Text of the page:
Years later I realized that not only didn’t The Saint exist, he couldn’t exist. He was as fictional as Harry Potter and Hogwarts. Anyone poking fun at the police in the way that Simon Templar does would be fitted up and behind bars quicker than you could say ‘Police And Criminal Evidence Act’. And you can’t steal from gangsters, or make them look stupid. Gangsters kill people and intimidate witnesses and often get away with it.
Most of The Saint books that I read in the Sixties and Seventies had been written many years earlier – some of them in the Thirties. But they didn’t seem dated then and the stories work just as well now.
Take this from Thanks To The Saint - "Don't ever get one thing wrong," he said. "I never robbed anyone who wasn't a thief or a blackguard, although they might have been clever enough to stay within the law. I've killed people too, but never anyone that the world wasn't a better place without. Sometimes people seem to forget it, since I got to be too well known and had to give up some of the simple methods I used to get away with when I was more anonymous, but my name used to stand for a kind of justice, and I haven't changed."
That is such a cool paragraph, a paragraph that could slot into the latest Jack Reacher novel - or indeed any of my thrillers – and not look out of place.
Some things date, of course. I’m not sure if I’d get away with using a word like “blackguard”. Cars don’t have running boards any more. The Saint fights like an English gentleman, with his fists and never hitting a man when he was down. Simon Templar beds women with gleeful abandon with no thought of reaching for a condom. He’s from a time without mobile phones, DNA tests or CCTV.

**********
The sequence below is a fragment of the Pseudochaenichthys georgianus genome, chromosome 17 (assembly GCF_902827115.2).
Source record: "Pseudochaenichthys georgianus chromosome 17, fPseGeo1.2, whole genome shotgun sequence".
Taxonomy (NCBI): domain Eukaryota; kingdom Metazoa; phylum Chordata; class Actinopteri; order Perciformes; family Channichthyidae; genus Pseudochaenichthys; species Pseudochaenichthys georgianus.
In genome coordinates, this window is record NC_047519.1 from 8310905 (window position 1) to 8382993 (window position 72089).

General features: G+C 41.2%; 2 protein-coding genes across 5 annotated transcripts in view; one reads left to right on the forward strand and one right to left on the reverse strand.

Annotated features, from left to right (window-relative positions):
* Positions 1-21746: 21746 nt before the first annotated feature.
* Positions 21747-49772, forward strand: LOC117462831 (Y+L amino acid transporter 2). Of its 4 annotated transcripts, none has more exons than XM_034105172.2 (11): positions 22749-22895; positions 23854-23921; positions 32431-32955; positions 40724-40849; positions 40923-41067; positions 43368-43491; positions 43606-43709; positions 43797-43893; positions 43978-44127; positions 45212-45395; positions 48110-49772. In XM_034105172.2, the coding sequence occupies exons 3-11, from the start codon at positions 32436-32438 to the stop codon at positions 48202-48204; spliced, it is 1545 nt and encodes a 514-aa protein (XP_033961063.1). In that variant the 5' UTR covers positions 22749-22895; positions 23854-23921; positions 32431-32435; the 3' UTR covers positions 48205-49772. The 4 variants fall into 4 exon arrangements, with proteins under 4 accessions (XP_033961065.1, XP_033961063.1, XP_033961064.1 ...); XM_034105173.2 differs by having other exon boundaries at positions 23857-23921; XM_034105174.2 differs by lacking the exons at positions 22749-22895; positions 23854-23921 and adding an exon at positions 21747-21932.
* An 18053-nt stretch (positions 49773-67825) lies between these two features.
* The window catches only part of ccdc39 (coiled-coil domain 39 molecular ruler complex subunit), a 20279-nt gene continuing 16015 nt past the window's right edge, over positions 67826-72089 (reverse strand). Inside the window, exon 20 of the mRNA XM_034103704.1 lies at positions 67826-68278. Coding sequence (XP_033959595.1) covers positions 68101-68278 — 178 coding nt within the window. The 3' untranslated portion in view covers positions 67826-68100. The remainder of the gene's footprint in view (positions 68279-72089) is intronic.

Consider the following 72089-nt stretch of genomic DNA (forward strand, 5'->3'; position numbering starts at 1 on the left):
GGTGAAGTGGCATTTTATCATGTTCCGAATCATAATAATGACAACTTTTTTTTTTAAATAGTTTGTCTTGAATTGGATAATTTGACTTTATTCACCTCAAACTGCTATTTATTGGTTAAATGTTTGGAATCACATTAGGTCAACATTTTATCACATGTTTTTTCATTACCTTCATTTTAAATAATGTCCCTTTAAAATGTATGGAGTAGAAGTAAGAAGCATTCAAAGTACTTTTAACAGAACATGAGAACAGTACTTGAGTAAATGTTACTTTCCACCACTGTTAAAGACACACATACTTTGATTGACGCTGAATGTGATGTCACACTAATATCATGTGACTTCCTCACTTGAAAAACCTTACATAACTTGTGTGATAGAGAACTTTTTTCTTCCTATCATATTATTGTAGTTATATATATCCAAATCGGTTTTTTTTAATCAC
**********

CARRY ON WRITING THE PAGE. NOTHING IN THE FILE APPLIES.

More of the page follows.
I love the fact that Simon Templar smokes – and enjoys smoking. One of my continuing characters – Jack Nightingale – is a big fan of cigarettes and in many ways that’s a homage to The Saint. I vividly remember how The Saint escaped poisonous gas in a cellar by filling a wine bottle with soil and breathing through it. Would it work? My scientific training says probably not but I have tucked the information away just in case I ever find myself trapped in a basement full of poisonous gas.
Looking back at my life so far, I just realized that in many ways I did get to get the Saint’s life. I work when I want to work, and to be honest writing thrillers isn’t a hardship. I can pretty much fly into any major city and call up someone I know and take them to dinner. I’ve fought in karate tournaments and crawled through the tunnels used by the VC outside Saigon. I drink with cops and villains and spies and movie stars. I’ve been threatened by the police in five countries and been slammed against a nightclub wall by a major drugs dealer who thought I was asking him too many questions. I can sail a boat and fly a plane (and have jumped out of a few.) I can scuba dive and I’ve fired guns and thrown the odd hand grenade. I’ve sailed halfway around the world on a cargo ship for no other reason than I wanted to. I’ve climbed into cars with strangers and driven off to bars that I’ve never heard off. I’ve been threatened by gangsters and I’ve had a gun pointed at me and a broken glass thrust at my throat. In many ways I’ve had the life I’ve had because of Leslie Charteris and the books that he wrote. Admittedly I’ve never sat alone in a casino and been approached by a beautiful woman who needed my help but hey, there’s still time.